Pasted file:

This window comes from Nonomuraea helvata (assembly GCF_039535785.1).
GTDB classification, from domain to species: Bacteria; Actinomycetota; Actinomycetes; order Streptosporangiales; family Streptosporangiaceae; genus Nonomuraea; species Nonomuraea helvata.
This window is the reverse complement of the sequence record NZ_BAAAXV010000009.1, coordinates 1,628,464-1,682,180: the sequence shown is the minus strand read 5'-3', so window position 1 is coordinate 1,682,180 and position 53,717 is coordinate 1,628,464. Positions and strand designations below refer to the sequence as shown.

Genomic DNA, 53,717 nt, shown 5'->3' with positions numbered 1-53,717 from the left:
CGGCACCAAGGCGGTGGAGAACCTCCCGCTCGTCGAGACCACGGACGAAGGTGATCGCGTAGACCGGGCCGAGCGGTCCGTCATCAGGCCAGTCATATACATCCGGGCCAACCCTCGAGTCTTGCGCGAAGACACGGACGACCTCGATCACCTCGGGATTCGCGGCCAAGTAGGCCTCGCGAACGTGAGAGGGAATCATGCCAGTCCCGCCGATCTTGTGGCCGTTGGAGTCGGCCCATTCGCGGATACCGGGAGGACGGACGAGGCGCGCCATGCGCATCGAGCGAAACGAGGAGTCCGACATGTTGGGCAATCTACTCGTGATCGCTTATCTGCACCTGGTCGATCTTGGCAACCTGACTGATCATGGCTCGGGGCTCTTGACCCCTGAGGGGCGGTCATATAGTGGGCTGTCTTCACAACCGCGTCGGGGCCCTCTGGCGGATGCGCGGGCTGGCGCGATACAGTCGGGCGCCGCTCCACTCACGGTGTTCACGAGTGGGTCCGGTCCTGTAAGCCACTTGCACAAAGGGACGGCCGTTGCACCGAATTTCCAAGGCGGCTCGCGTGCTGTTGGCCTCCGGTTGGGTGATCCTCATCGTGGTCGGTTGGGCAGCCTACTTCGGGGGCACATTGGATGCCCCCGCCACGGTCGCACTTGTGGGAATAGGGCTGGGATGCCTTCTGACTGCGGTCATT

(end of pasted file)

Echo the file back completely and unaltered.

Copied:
This window comes from Nonomuraea helvata (assembly GCF_039535785.1).
GTDB classification, from domain to species: Bacteria; Actinomycetota; Actinomycetes; order Streptosporangiales; family Streptosporangiaceae; genus Nonomuraea; species Nonomuraea helvata.
This window is the reverse complement of the sequence record NZ_BAAAXV010000009.1, coordinates 1,628,464-1,682,180: the sequence shown is the minus strand read 5'-3', so window position 1 is coordinate 1,682,180 and position 53,717 is coordinate 1,628,464. Positions and strand designations below refer to the sequence as shown.

Genomic DNA, 53,717 nt, shown 5'->3' with positions numbered 1-53,717 from the left:
CGGCACCAAGGCGGTGGAGAACCTCCCGCTCGTCGAGACCACGGACGAAGGTGATCGCGTAGACCGGGCCGAGCGGTCCGTCATCAGGCCAGTCATATACATCCGGGCCAACCCTCGAGTCTTGCGCGAAGACACGGACGACCTCGATCACCTCGGGATTCGCGGCCAAGTAGGCCTCGCGAACGTGAGAGGGAATCATGCCAGTCCCGCCGATCTTGTGGCCGTTGGAGTCGGCCCATTCGCGGATACCGGGAGGACGGACGAGGCGCGCCATGCGCATCGAGCGAAACGAGGAGTCCGACATGTTGGGCAATCTACTCGTGATCGCTTATCTGCACCTGGTCGATCTTGGCAACCTGACTGATCATGGCTCGGGGCTCTTGACCCCTGAGGGGCGGTCATATAGTGGGCTGTCTTCACAACCGCGTCGGGGCCCTCTGGCGGATGCGCGGGCTGGCGCGATACAGTCGGGCGCCGCTCCACTCACGGTGTTCACGAGTGGGTCCGGTCCTGTAAGCCACTTGCACAAAGGGACGGCCGTTGCACCGAATTTCCAAGGCGGCTCGCGTGCTGTTGGCCTCCGGTTGGGTGATCCTCATCGTGGTCGGTTGGGCAGCCTACTTCGGGGGCACATTGGATGCCCCCGCCACGGTCGCACTTGTGGGAATAGGGCTGGGATGCCTTCTGACTGCGGTCATT